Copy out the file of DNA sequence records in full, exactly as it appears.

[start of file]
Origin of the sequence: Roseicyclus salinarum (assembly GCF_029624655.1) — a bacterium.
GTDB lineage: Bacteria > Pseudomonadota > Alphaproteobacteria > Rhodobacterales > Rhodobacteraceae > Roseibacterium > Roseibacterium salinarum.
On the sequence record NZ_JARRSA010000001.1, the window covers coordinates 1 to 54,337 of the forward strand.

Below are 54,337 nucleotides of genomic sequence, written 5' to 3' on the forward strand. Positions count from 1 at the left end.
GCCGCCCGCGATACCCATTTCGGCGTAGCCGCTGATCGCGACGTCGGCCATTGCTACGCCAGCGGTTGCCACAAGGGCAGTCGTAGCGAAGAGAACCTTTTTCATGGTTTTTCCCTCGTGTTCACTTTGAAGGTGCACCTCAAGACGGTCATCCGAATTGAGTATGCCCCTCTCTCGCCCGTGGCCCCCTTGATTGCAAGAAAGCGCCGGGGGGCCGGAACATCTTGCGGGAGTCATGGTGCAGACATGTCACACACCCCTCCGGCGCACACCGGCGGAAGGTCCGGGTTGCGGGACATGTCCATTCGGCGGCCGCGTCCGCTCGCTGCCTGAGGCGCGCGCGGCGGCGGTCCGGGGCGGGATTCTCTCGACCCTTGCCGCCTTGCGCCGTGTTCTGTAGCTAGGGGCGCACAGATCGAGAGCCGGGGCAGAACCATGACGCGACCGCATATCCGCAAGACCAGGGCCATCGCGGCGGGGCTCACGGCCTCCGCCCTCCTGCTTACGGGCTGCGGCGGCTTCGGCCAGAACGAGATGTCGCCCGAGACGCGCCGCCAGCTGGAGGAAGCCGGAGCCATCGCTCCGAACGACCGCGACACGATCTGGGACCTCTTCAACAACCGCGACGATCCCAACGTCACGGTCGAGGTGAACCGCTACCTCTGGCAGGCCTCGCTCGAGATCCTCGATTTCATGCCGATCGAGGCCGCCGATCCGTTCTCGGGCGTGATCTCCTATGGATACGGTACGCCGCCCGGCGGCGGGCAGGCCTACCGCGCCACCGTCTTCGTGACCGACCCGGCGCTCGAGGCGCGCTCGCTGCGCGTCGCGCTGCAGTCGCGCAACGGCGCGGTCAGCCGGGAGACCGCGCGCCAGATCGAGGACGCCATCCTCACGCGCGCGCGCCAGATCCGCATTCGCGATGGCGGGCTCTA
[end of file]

Origin of the sequence: Roseicyclus salinarum (assembly GCF_029624655.1) — a bacterium.
GTDB lineage: Bacteria > Pseudomonadota > Alphaproteobacteria > Rhodobacterales > Rhodobacteraceae > Roseibacterium > Roseibacterium salinarum.
On the sequence record NZ_JARRSA010000001.1, the window covers coordinates 1 to 54,337 of the forward strand.

Below are 54,337 nucleotides of genomic sequence, written 5' to 3' on the forward strand. Positions count from 1 at the left end.
GCCGCCCGCGATACCCATTTCGGCGTAGCCGCTGATCGCGACGTCGGCCATTGCTACGCCAGCGGTTGCCACAAGGGCAGTCGTAGCGAAGAGAACCTTTTTCATGGTTTTTCCCTCGTGTTCACTTTGAAGGTGCACCTCAAGACGGTCATCCGAATTGAGTATGCCCCTCTCTCGCCCGTGGCCCCCTTGATTGCAAGAAAGCGCCGGGGGGCCGGAACATCTTGCGGGAGTCATGGTGCAGACATGTCACACACCCCTCCGGCGCACACCGGCGGAAGGTCCGGGTTGCGGGACATGTCCATTCGGCGGCCGCGTCCGCTCGCTGCCTGAGGCGCGCGCGGCGGCGGTCCGGGGCGGGATTCTCTCGACCCTTGCCGCCTTGCGCCGTGTTCTGTAGCTAGGGGCGCACAGATCGAGAGCCGGGGCAGAACCATGACGCGACCGCATATCCGCAAGACCAGGGCCATCGCGGCGGGGCTCACGGCCTCCGCCCTCCTGCTTACGGGCTGCGGCGGCTTCGGCCAGAACGAGATGTCGCCCGAGACGCGCCGCCAGCTGGAGGAAGCCGGAGCCATCGCTCCGAACGACCGCGACACGATCTGGGACCTCTTCAACAACCGCGACGATCCCAACGTCACGGTCGAGGTGAACCGCTACCTCTGGCAGGCCTCGCTCGAGATCCTCGATTTCATGCCGATCGAGGCCGCCGATCCGTTCTCGGGCGTGATCTCCTATGGATACGGTACGCCGCCCGGCGGCGGGCAGGCCTACCGCGCCACCGTCTTCGTGACCGACCCGGCGCTCGAGGCGCGCTCGCTGCGCGTCGCGCTGCAGTCGCGCAACGGCGCGGTCAGCCGGGAGACCGCGCGCCAGATCGAGGACGCCATCCTCACGCGCGCGCGCCAGATCCGCATTCGCGATGGCGGGCTCTA